As I’ve mentioned before, I’m not very knowledgeable about aviation, but admittedly, I enjoy a good combat aircraft every now and then. Francis Crosby has put together an encyclopedia of fighter and bomber aircraft from WWI to the present day. The book is logically broken up into four sections. The first two sections are about fighters from 1914-1945 and 1945-present day. The last two sections cover the bomber aircraft and are similarly divided up by the above dates. Each section is organized alphabetically by manufacturer name. For example, the F4U Corsair would be in the 1914-1945 fighter section under the entry for Vought since that was the manufacturer. Between each major section are short essays covering the historical development of fighters/bombers, as well as some notable operations.
While the book (realistically) can’t cover each and every fighter or bomber in existence, the survey is wide, but heavily focused on British and American aircraft. Each individual entry gives a few paragraphs on the development and service of an airplane and there is a separate box listing some basic performance characteristics. Since many of these aircraft received upgrades or modifications throughout their service lives, the performance data for each plane naturally only covers a specific variant/model. One nice thing about this book is that each entry contains at least one photo of the aircraft in question. Owing to the fact that this is an encyclopedia (a tertiary source) it’s unreasonable to expect a massive amount of in-depth technical data on every single plane. Some of the entries only cover half a page, while others cover upwards of two pages. Therefore, this book serves its purpose well as a reference work. Anyone wishing to learn more about the aircraft could easily broaden their research with more in-depth sources.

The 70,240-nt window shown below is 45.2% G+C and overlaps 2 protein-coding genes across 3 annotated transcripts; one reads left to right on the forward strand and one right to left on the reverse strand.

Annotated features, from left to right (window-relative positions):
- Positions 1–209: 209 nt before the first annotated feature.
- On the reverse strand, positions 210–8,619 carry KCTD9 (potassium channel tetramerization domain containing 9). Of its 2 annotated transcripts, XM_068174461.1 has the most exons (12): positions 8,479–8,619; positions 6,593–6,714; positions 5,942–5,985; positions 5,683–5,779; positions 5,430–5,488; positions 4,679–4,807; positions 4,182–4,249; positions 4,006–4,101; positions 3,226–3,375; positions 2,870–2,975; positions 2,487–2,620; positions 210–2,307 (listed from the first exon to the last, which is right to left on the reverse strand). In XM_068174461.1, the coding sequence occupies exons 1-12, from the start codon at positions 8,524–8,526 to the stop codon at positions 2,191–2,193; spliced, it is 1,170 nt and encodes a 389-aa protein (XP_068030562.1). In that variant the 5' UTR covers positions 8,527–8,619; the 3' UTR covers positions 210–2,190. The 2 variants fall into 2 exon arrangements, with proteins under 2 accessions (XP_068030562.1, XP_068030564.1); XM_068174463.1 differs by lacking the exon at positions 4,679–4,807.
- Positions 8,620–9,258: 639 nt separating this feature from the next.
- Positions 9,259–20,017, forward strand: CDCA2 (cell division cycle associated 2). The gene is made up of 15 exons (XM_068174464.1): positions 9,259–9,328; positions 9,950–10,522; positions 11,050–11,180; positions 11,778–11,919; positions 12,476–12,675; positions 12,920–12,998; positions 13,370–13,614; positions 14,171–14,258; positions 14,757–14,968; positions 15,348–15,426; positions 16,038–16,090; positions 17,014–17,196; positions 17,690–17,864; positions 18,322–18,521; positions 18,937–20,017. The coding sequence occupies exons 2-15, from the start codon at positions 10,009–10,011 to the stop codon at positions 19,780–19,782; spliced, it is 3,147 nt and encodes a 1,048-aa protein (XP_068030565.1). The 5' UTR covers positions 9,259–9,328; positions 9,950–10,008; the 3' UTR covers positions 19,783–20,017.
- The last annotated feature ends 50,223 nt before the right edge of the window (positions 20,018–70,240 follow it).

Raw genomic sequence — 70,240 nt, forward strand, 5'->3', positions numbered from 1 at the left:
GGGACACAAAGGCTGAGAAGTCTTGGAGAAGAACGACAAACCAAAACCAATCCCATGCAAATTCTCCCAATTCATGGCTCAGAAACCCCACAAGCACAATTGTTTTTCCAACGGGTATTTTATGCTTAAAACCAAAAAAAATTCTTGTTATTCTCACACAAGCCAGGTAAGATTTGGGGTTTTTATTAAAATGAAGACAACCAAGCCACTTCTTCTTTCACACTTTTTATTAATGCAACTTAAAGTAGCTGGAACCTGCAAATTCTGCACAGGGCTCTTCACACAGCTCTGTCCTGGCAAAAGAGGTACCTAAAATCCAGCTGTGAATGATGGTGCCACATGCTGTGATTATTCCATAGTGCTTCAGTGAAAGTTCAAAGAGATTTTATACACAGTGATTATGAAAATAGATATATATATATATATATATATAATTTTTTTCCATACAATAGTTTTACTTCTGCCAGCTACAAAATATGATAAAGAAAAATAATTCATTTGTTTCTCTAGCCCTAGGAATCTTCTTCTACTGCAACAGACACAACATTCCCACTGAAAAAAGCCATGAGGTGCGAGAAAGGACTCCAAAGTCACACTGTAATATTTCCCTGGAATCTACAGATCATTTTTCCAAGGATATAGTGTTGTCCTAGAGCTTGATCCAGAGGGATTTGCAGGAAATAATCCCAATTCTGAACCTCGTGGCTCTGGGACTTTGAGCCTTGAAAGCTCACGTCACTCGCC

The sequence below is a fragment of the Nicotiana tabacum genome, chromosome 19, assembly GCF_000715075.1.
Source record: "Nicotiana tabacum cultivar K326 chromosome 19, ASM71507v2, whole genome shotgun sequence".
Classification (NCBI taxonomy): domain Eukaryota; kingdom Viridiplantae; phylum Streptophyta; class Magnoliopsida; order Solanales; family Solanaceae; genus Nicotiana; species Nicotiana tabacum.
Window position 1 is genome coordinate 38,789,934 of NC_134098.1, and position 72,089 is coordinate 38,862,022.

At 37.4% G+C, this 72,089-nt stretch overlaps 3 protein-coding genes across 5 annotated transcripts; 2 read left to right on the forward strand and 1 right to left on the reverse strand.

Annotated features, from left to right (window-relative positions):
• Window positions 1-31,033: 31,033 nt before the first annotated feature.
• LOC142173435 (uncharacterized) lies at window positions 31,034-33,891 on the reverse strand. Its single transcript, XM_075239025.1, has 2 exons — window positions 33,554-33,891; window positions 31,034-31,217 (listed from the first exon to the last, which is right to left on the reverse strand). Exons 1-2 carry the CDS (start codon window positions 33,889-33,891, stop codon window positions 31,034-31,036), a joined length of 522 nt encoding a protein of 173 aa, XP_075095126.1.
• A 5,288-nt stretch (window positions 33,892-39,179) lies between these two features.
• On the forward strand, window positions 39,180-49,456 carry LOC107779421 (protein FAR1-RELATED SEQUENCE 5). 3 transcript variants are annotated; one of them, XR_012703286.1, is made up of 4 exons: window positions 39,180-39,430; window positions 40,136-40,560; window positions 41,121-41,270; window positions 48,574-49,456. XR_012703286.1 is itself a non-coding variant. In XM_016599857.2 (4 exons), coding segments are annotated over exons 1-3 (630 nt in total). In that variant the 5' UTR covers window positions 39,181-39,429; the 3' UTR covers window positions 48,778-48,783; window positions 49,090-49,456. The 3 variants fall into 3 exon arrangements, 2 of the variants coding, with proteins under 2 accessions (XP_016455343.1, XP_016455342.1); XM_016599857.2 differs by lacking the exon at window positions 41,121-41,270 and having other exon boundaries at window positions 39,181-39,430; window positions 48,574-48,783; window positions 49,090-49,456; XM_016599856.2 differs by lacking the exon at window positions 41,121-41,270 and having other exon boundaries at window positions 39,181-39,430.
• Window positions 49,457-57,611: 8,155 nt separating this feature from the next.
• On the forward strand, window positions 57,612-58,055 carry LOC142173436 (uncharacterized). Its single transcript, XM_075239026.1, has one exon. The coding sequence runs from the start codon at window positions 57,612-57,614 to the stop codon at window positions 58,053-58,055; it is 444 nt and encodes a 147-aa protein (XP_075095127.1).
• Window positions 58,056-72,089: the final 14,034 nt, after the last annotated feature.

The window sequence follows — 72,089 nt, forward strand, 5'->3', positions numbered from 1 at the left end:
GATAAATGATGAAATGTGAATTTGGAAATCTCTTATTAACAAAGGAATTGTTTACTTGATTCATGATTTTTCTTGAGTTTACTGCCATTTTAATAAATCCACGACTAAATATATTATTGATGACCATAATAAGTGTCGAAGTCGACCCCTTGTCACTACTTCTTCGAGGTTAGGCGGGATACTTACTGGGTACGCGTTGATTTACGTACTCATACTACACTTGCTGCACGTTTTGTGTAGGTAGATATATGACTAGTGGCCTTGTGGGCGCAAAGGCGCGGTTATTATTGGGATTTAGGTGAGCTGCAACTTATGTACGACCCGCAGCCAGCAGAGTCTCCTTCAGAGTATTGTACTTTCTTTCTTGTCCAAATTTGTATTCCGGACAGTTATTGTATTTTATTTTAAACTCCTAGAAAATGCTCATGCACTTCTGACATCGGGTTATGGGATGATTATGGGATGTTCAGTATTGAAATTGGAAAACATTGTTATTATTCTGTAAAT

The line between fighter and bomber becomes a little blurry once you get into the present day with the introduction of more multi-role aircraft. For example, the F/A-18 Hornet and the F-15 Eagle are covered twice in both the present-day fighter and bomber sections. The F/A-18E/F Super Hornet is only given a short paragraph. The bomber version of the Eagle is of course the F-15E Strike Eagle.
The critiques I have of this book are fairly minor. Firstly, some of the information is historically inaccurate, but that’s mostly because the text needs to cover such a broad range of information for each aircraft in such a limited amount of space. Secondly, owing to the publication year of 2006, some of the information on the more modern aircraft is a bit dated. Finally, and most annoyingly, Crosby’s writing is a bit too hagiographic in some places. I didn’t count, but there are quite a number of aircraft that were the “best/greatest/most legendary fighters or bombers” in history. Sometimes it’s quantified, but after a while, it all starts to sound the same. I kept thinking, “So, if this plane is the most legendary plane in all the world, then what about that previous plane that you wrote was the most legendary plane in all the world? When everything is special, then the term ceases to have any meaning and relevance.” In any case, the issues with the book don’t heavily detract from it.
Overall, the book is simple and unpretentious. It certainly isn’t mind-blowing, but as a quick reference, it works just fine. If you’re looking for more in-depth information, then I suggest you use this as a starting point for further research. As with any tertiary source, cross-referencing the information with more in-depth and reputable sources helps to mitigate inaccurate information.
Rating: 3.5 out of 5 (Good. Borrow from a library).
On a personal note, the Oregon Air National Guard flies the F-15C Eagle, and on a clear day, you can sometimes see them flying around. You’ll definitely hear them, anyway. I grew up in an era of 4th generation fighters. The F-15 Eagle is big, powerful, easily recognizable, and one of my personal favorites (among a few others).